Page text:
1987 Chevrolet Corvette Callaway front three quarter

For many Gen Xers, the first car they remember with NACA ducts is the 1987 twin-turbo Callaway Corvette. Three years before the DOHC ZR-1, the most powerful Corvette was created with option code RPO B2K. It sent your new Corvette to Callaway Engineering in Connecticut, where its 5.7-liter V-8 was pumped up from with a pair of turbochargers and intercoolers.

Even sweeter were the two NACA ducts Callaway carved into Corvette’s hood. Sadly, however, they would last only one year. According to Callaway, 445 Corvettes were ordered with the RPO B2K option over the four-year run, so only 123 coupes and 65 convertibles featured the NACA duct hood.

1987–92 Ferrari F40

1990 Ferrari F40
Broad Arrow

This was the last Ferrari personally signed off by Enzo himself. Built to commemorate the company’s 40th birthday, the successor to the 288 GTO featured a mid-mounted, twin-turbo 2.9-liter V-8 and two small NACA ducts in its front decklid.

It was the quickest, fastest, most expensive, and most powerful Ferrari of all time, with over 470 hp and a body made of aluminum, carbon fiber, and Kevlar. To save weight, the interior was race-car-raw, without door handles, glovebox, carpet, or sound system. The F40 was a stark contrast to its rival at the time, the all-wheel-drive Porsche 959. Just 1311 F40s were built, with a top speed just shy of 200 mph.

1996–2002/2013–17 Dodge Viper

1996 Dodge Viper front

This one needs a little more explanation. The original Dodge Viper, which went on sale in 1992, did not have a NACA duct in its hood feeding fresh air to its V-10 engine. In 1996, however, Dodge gave the sports car a bit of a facelift and introduced a coupe version called the Viper GTS.

The GTS was the first Viper with the large NACA duct in its hood, but Viper roadsters remained scoopless. An all-new Viper coupe and convertible arrived in 2003. Although a scoop remained in the hood of each style, it was not a NACA duct. This arrangement remained the lay of Viper land through 2010. The model left us for a little while, finally returning for a brief four years in 2013 as a coupe only … happily, with an aerodynamic NACA duct.

2008–15 Mitsubishi Evo X

2012 Mitsubishi Lancer Evolution X
2012 Mitsubishi Lancer Evolution X Mitsubishi

This is the only four-door sedan on this list—the 10th and final generation of the Mitsubishi Evolution, a turbocharged and all-wheel-drive rally car inspired by the rival of the Subaru WRX STI. Known for its flared flanks and oversized rear spoiler, the last of the Evos also wore a single NACA duct in its hood. Although it wasn’t functional on the street-going model, the duct was put into use on Evos in rally competition. These cars were powered by a turbocharged, 16-valve 2.0-liter four-cylinder that made 291 hp and 303, in the Final Edition.

2009–2020 Nissan GT-R

2011 Nissan GT-R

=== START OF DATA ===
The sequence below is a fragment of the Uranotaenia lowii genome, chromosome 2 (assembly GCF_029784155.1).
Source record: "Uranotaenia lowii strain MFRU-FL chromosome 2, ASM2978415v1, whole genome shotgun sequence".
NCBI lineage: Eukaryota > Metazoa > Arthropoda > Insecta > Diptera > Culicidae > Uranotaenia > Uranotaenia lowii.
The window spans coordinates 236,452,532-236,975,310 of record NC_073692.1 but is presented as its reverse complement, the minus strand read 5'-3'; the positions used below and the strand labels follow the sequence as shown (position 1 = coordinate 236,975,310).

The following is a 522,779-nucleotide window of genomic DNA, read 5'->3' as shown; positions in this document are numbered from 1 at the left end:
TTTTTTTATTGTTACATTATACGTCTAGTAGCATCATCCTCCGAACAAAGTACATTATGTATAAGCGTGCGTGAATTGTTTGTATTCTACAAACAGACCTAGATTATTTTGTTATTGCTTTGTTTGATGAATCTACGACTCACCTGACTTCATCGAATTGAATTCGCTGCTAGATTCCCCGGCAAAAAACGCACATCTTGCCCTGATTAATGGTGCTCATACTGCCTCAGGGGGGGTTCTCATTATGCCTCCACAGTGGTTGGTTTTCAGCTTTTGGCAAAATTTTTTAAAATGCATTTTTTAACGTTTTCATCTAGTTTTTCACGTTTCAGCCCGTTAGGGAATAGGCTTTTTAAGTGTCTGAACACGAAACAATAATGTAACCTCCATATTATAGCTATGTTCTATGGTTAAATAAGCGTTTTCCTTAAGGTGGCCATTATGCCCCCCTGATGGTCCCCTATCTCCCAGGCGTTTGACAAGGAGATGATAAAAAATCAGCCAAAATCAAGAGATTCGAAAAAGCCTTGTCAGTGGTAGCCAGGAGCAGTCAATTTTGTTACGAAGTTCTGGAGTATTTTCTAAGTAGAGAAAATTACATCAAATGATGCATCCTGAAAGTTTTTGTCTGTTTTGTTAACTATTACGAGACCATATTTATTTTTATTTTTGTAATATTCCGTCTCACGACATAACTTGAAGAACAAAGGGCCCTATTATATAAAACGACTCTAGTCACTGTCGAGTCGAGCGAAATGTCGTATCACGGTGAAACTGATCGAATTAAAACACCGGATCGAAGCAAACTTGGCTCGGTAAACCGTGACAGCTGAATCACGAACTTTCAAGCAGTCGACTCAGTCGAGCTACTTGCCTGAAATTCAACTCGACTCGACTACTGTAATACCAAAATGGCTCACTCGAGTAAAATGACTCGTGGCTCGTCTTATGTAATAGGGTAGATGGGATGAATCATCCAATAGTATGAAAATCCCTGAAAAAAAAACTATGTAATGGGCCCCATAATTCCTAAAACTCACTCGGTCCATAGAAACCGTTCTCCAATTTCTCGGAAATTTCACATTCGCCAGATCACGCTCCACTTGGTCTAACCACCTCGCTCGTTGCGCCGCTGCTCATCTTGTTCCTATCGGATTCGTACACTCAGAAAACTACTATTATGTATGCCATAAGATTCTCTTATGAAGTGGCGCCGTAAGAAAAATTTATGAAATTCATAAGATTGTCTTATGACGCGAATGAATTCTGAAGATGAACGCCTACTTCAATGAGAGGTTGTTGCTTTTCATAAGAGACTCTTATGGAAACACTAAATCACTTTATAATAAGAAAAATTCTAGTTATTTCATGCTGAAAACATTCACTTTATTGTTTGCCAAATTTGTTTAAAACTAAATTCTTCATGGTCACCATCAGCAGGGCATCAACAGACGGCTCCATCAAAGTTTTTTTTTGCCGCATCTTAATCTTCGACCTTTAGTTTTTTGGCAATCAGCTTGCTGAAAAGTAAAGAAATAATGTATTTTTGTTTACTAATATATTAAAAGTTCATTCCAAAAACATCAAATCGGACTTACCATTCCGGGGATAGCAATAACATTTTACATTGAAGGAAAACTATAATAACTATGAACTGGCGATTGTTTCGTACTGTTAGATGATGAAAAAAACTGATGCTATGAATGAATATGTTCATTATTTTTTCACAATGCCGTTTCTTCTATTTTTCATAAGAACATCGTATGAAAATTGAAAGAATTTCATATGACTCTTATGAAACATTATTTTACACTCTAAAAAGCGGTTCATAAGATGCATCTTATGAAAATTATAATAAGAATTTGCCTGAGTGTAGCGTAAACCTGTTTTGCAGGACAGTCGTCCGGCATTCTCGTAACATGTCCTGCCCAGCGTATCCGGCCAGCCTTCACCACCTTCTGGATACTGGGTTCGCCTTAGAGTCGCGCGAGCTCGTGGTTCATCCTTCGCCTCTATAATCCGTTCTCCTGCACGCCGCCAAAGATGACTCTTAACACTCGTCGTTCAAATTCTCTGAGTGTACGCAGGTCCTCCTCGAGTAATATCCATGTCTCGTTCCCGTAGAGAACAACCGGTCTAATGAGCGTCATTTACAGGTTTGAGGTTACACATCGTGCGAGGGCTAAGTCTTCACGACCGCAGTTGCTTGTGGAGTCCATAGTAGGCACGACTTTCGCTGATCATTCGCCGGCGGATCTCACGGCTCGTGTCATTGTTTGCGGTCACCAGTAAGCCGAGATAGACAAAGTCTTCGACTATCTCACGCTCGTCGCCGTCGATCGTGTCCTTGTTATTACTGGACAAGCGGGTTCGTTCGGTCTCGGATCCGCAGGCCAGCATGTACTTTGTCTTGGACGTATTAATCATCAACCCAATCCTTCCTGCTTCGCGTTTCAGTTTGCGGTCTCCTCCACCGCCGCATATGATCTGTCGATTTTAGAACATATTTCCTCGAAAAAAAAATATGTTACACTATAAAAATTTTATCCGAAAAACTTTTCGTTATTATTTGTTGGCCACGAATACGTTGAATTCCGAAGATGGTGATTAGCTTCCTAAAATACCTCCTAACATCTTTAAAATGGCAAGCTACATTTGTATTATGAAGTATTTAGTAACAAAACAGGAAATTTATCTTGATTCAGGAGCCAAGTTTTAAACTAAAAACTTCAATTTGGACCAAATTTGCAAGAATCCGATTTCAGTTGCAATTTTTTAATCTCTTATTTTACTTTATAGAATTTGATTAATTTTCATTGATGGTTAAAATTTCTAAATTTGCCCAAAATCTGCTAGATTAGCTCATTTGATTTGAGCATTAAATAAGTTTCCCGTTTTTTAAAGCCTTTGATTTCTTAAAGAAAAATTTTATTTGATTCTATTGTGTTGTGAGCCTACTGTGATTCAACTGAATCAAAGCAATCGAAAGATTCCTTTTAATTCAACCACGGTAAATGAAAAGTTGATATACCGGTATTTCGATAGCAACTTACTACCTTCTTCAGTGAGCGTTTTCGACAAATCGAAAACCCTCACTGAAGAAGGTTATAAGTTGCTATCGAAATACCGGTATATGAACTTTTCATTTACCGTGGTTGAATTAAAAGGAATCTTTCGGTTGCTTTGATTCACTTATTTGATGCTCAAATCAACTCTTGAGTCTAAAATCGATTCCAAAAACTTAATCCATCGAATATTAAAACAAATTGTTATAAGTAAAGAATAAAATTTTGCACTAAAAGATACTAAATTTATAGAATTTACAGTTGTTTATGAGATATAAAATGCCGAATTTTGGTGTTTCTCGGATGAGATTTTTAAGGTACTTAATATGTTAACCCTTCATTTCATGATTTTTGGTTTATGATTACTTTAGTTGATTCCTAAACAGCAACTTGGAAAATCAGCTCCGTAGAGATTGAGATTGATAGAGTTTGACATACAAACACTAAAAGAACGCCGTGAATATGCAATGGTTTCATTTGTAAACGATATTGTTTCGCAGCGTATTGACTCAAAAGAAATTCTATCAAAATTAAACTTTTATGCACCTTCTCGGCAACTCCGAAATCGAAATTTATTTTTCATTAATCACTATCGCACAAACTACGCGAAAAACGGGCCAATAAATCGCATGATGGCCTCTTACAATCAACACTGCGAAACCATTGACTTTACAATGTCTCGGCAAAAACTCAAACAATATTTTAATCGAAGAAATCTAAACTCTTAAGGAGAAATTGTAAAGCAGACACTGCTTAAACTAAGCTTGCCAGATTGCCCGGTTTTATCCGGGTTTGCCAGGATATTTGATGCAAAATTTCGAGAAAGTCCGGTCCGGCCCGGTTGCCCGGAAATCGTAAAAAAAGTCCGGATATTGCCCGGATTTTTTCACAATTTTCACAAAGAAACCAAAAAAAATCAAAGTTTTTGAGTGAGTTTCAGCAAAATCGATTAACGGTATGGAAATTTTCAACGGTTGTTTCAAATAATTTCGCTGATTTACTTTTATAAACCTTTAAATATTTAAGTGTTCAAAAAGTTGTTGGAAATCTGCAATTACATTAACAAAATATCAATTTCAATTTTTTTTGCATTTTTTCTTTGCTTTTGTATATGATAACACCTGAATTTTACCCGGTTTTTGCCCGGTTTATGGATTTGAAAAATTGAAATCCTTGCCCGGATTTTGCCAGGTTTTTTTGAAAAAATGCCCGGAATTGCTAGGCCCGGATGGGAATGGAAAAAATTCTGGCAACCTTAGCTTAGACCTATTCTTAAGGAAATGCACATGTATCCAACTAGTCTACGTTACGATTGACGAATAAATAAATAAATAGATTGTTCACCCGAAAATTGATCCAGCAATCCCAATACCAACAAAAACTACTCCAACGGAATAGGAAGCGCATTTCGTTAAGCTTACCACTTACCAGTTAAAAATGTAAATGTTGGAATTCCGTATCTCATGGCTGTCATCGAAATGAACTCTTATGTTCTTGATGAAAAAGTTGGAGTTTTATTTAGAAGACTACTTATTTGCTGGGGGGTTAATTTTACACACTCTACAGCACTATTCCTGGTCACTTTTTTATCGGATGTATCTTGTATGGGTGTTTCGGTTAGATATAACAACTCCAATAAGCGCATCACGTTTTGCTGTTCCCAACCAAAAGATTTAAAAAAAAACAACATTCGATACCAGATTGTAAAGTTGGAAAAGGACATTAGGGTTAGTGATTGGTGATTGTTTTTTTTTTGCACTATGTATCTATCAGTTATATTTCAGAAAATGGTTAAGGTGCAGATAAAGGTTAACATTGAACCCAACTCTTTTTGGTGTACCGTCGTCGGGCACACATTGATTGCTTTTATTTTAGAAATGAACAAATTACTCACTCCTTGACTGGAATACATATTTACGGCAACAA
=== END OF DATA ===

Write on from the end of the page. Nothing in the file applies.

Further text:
2011 Nissan GT-R Nissan

NACA ducts did not appear on the R32, R33, or R34 versions of Nissan’s Skyline GT-R. However, they’ve been an important part of the aerodynamics and performance of the R35 GT-R, which was launched in 2009 and remains in production 14 years later. There have always been two on the supercar’s hood, and on 2019’s 600 hp GT-R NISMO, they were incorporated into the composite structure of the panel. They’ve never directed air into its boosted 3.8-liter V-6; instead, they duct cool outside air onto the engine’s twin turbochargers for cooling.


Check out the Hagerty Media homepage so you don’t miss a single story, or better yet, bookmark it. To get our best stories delivered right to your inbox, subscribe to our newsletters.

Click below for more about
Read next Up next: Steve McQueen’s Ferrari is up for auction (again)


    Similar but not the same. NACA ducts by design are flat and not raised above the surface. The AAR Cuda had a raised dome.

    Nice list, but I think the 1984-86 Mustang SVO has one of the best of the NACA ducts I’ve seen, which directly fed the turbo intercooler. It’s gorgeous, and I love how it was slightly offset to the right…

    Once again, similar but not the same. NACA ducts by design are flat and not raised above the surface. The SVO Mustang had a raised dome.

    Now for the rest of the story.The 1st time many saw a NACA duct was on the North American YF-93 fighter from 1950s.
    Basically, it was an enlarged North American F-86 redesigned for long range escort duties. It was to feature heavy 20mm cannon armament in the nose where F-86s had its air intake.
    So to feed its hungry turbojet, NACA ducts were placed on either side of the fuselage.
    Do an internet search for a photi,you’ll be impressed.

    They didn’t quite provide enough air, so later, a common “cheek” inlet was used.

    On later jets, including airliners, small ducts were used for various intakes cooling accessories and providing cabin air.

    Where? The hood. That’s just one and not the same. NACA ducts by design are recessed below the body line, not raised above the surface. The hood of your 9-2X Aero has a raised dome.

    Re: The Renault R5 Turbo — Per the description, there is “a single, small NACA duct atop the left rear quarter panel” — it is not the large intake pictured on the right rear quarter panel. Do you have a (left side) photo with the NACA duct, and what function did it perform?